Study: Milwaukee ranks among 10 best Midwestern cities for women in STEM

Falls behind Madison, Chicago

Milwaukee skyline
Milwaukee skyline

Milwaukee is one of the top metros in the Midwest for women working in STEM, according to a recent report by Commercial Cafe.

The report identified the top 10 cities in each region and nationally, based on metrics indicating representation of women in STEM occupations, the inclusivity of women in local economy and business environments, and the college-educated population of each city.

In the Midwest, Milwaukee ranked 8th, ahead of Lincoln, Nebraska and Omaha, Nebraska. Madison ranked 7th and Chicago ranked 6th. Detroit topped the list, partly due to a 19% increase of women in STEM fields between 2014 and 2018.

The Santa Barbara-based commercial real estate information services provider looked at cities with populations of 200,000 or more, that are located within the contiguous continental U.S.

Milwaukee made its strongest showing in housing affordability, educational attainment and female representation in management. Using 2018 data from the U.S. Census Bureau, the study found that average rent accounts for 18% of the median income of female STEM workers, 56% of the college-educated population are female, and 55% of local management jobs are held by women.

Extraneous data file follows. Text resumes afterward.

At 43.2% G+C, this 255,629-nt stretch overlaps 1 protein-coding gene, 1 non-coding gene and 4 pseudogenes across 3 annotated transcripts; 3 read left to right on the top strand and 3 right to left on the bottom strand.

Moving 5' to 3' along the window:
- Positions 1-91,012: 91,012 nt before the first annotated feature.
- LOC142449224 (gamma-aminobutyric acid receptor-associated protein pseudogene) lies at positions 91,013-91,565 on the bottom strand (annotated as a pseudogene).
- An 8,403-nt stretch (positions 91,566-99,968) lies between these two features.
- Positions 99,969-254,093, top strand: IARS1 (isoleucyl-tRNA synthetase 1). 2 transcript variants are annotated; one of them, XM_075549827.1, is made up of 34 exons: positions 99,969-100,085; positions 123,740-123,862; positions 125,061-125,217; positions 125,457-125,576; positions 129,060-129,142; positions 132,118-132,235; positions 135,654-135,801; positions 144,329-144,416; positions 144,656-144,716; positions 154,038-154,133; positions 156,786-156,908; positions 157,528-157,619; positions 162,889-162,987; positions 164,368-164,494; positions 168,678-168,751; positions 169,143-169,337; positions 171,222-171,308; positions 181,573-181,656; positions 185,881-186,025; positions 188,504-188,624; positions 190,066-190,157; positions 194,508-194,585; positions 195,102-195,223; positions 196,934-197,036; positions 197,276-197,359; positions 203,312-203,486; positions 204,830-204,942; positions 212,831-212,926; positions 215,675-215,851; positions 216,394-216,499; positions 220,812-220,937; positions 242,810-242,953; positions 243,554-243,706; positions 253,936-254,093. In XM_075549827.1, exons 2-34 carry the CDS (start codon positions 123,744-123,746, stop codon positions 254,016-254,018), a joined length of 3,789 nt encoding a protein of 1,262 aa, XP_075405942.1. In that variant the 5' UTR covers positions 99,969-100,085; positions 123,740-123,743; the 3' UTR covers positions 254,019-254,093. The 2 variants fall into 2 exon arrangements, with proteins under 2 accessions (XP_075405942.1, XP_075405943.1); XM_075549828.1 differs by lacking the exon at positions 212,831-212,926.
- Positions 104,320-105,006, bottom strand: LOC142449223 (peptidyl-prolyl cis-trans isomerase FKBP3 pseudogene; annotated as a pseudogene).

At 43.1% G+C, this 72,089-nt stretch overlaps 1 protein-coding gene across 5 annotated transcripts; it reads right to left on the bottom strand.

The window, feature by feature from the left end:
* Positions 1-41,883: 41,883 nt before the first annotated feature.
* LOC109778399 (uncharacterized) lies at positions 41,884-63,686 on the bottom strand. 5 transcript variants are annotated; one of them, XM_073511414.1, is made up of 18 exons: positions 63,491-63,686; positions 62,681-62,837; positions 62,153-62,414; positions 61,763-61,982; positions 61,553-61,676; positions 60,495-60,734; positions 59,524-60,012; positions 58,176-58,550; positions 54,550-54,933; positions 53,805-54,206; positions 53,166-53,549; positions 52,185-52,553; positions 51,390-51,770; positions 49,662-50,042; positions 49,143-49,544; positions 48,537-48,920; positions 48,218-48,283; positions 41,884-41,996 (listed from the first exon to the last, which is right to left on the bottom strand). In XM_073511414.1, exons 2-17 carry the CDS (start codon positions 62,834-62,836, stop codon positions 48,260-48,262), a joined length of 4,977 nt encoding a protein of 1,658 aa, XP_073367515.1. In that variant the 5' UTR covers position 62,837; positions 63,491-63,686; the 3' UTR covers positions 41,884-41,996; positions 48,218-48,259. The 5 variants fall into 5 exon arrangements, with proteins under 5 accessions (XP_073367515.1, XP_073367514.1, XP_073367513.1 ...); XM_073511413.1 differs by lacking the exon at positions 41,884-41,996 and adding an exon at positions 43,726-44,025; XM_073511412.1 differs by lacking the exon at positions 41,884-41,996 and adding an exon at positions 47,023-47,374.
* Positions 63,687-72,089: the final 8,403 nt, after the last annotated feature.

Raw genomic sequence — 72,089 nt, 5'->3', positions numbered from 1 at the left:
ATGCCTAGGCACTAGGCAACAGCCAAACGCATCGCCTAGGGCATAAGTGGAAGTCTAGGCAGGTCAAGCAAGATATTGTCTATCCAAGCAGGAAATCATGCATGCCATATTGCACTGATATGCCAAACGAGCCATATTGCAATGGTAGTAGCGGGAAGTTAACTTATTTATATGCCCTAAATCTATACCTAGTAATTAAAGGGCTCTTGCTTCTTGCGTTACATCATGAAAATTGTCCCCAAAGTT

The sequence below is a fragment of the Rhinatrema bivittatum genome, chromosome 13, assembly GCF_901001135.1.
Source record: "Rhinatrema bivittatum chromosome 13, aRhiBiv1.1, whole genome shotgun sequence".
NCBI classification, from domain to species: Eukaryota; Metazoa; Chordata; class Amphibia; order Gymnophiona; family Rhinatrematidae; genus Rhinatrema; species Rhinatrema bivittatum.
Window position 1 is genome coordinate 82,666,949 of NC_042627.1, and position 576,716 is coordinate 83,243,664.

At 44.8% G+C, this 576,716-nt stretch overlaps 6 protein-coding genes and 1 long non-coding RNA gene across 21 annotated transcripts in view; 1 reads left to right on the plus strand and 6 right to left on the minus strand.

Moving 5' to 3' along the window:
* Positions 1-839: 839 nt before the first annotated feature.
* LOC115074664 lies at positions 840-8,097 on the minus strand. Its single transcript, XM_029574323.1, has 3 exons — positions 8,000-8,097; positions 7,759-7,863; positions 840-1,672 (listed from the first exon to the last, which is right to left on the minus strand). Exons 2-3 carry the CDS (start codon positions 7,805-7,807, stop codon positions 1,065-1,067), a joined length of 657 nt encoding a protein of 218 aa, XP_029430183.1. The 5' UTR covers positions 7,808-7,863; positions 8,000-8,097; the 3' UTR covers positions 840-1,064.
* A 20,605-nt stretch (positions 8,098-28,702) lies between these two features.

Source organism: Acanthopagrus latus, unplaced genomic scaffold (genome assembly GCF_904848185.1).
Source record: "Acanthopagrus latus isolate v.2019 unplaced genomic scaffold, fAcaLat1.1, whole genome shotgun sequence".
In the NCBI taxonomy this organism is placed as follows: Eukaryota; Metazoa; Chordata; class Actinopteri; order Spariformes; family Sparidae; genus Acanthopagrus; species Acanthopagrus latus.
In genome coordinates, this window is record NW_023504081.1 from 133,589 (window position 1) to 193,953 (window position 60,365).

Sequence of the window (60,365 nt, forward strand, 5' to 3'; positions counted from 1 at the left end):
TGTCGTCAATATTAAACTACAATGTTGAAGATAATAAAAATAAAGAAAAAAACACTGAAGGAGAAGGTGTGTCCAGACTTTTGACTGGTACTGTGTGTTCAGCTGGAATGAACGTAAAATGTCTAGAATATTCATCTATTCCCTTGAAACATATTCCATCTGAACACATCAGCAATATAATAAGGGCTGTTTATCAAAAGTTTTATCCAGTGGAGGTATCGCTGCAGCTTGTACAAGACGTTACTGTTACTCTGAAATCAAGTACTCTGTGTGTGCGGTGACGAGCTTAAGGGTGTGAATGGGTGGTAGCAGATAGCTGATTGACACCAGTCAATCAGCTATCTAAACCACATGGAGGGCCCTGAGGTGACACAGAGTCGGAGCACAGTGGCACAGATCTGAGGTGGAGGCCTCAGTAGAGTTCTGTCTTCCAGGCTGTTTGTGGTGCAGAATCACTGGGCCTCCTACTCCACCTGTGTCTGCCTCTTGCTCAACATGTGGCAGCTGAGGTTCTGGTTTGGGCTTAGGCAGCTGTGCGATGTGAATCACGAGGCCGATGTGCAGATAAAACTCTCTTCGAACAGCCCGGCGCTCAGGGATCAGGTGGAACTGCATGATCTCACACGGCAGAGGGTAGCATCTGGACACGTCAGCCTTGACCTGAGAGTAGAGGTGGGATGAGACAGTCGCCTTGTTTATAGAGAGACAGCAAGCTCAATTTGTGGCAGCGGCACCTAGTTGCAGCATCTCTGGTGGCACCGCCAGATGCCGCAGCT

Moreover, the STEM sector in Milwaukee accounts for 5% of all local jobs, with 26% occupied by women. By comparison, Madison’s STEM sector makes up 13% of all local jobs and women occupy 31%.

Commercial Cafe also compared cities on a national scale. Arlington, Virginia ranked highest, followed by San Francisco; Fremont, California and Washington D.C. Overall, the country’s western and southern regions rank higher than the Midwest and Northeast for women working in STEM.

“According to data analyzed by the National Girls Collaborative Project, women account for roughly half of the total college-educated workforce in the U.S., yet they’re represented in only 28% of science and engineering jobs,” according to the report. “Furthermore, within the range of STEM occupations, women tend to be more concentrated in social sciences and in agricultural, biological and environmental life sciences; here, the share of female job holders exceeds 45%. And, much like the female workforce, activity in industries pertaining to these fields is unevenly distributed across the country.”

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Maredithe has covered retail, restaurants, entertainment and tourism since 2018. Her duties as associate editor include copy editing, page proofing and managing work flow. Meyer earned a degree in journalism from Marquette University and still enjoys attending men’s basketball games to cheer on the Golden Eagles. Also in her free time, Meyer coaches high school field hockey and loves trying out new restaurants in Milwaukee.

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